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Great Lakes Article:

Waukesha discussing county water commission
Lombardi said city will still seek Lake Michigan water
By Dennis A. Shook
GM Today
Posted December 1, 2005

WAUKESHA - Is it time for Waukesha County to act in unison when it comes to its water challenges? Waukesha Mayor Carol Lombardi believes so and told The Freeman on Tuesday she is discussing with newly elected Waukesha County Executive Daniel Vrakas the possibility of forming a county-wide water commission to that end.

That is happening even as the state official who helped negotiate the Great Lakes water compact to be signed Dec. 13 in Milwaukee confirmed Tuesday that Waukesha would still have "a lot of hurdles" to getting Lake Michigan water.

Lombardi said, "I have met with the new executive and said the county will have a role in the (compact) process application. But Waukesha is just one of the county communities interested. So I said I would hope there would be some kind of county water commission created to oversee and address these issues."

Lombardi said Waukesha Water Utility Manager Dan Duchniak and Waukesha County Parks and Land Use Director Dale Shaver have already been meeting to discuss the county’s role.

While Lombardi said the city would likely not be able to afford to pay for the return of wastewater to Milwaukee that would be required in any Lake Michigan water hookup deal, she said an application would still be made.

Todd Ambs, water division administrator for the state Department of Natural Resources and the state’s lead compact negotiator, said the compact would allow for such a bid "but the bar will be set very high."

The compact does allow for communities in counties straddling the Great Lakes basin - such as Waukesha County - to apply for water. But the compact demands that an equivalent amount of water be sent back by the communities using Lake Michigan water.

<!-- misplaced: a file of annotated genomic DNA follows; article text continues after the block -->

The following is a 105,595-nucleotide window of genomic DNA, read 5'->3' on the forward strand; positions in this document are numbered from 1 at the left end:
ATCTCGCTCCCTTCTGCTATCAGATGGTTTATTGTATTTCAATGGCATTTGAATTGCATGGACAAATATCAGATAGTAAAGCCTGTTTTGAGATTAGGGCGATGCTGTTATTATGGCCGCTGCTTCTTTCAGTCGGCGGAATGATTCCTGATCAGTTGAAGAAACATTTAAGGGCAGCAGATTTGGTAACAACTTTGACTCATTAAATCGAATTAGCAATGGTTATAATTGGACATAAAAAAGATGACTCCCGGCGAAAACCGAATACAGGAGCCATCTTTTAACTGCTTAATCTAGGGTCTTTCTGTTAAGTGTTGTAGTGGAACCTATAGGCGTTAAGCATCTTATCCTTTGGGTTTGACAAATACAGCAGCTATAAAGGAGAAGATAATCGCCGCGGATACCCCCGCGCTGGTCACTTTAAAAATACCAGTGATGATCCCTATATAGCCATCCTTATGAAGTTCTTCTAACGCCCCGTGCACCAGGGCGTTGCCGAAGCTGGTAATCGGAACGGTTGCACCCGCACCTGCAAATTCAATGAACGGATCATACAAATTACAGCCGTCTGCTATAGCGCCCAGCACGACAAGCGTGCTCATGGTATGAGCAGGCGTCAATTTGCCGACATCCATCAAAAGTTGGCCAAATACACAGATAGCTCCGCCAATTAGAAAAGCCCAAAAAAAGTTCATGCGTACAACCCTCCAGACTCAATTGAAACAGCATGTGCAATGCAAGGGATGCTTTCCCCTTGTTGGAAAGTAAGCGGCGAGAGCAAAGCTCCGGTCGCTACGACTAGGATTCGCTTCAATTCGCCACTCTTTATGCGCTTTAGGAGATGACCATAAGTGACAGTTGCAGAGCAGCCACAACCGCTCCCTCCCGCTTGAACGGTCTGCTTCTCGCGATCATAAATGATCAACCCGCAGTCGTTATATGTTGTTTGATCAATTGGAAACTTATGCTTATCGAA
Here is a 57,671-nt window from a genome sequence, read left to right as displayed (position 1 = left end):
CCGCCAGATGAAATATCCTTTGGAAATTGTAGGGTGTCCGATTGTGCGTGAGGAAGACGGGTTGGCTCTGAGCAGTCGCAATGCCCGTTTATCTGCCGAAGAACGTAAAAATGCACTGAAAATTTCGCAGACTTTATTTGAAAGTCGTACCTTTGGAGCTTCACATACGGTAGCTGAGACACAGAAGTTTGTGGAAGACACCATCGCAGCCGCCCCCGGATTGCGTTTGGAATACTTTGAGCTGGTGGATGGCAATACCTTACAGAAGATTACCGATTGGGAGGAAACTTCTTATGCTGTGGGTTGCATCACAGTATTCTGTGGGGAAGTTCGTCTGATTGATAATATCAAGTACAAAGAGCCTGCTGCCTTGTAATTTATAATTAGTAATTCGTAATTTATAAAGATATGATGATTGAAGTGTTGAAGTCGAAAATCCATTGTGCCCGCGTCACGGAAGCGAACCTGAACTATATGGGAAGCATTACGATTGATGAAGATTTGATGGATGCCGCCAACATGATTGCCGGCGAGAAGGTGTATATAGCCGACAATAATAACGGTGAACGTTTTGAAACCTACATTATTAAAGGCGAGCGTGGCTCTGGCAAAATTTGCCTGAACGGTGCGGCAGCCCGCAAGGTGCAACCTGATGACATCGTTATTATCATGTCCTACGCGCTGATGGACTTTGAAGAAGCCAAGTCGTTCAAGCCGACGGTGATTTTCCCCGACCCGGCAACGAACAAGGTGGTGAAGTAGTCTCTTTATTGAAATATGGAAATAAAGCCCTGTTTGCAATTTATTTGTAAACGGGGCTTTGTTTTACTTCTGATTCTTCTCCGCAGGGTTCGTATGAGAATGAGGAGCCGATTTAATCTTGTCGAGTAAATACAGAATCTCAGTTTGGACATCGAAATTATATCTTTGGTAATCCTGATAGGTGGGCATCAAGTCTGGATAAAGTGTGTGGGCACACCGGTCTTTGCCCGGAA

Ambs said Waukesha could return different sources of water to make an equivalent return, not necessarily the same exact water. But he added the water would have to be treated by the county or treatment paid for by the county through another entity before it could be returned to Lake Michigan.

Duchniak has said such a return would likely cost "hundreds of millions of dollars" in creating a piping system. Lombardi said there is no current plan to promote a capital program to pay such a cost.

Yet, Waukesha has a pressing problem with too much radium in its water and has been seeking ways to meet impending federal requirements to deal with the problem.

"We are looking at all the ways for meeting the radium standard issue" and not just a Lake Michigan connection, she said.

Lombardi said the city’s two new municipal wells are about to come on line. That water will be piped to a reservoir, where it will be blended with water that has a high radium content. In that way, the water can meet the federal standards, which is the city’s most immediate challenge.

But the mayor said the city will continue to look to drilling other wells to the west as long term solutions to its water problems.

"We are trying to identify as many potential water sources as possible for the city," she said.

Ambs said the state will help communities like Waukesha apply for Lake Michigan water but he said there are still questions as to how the compact requirements will be enforced and applied during the application process, which could take as long as a year. And he added that any one of the 10 signatories to the compact has the power to essentially veto any request.

Dennis A. Shook can be reached at





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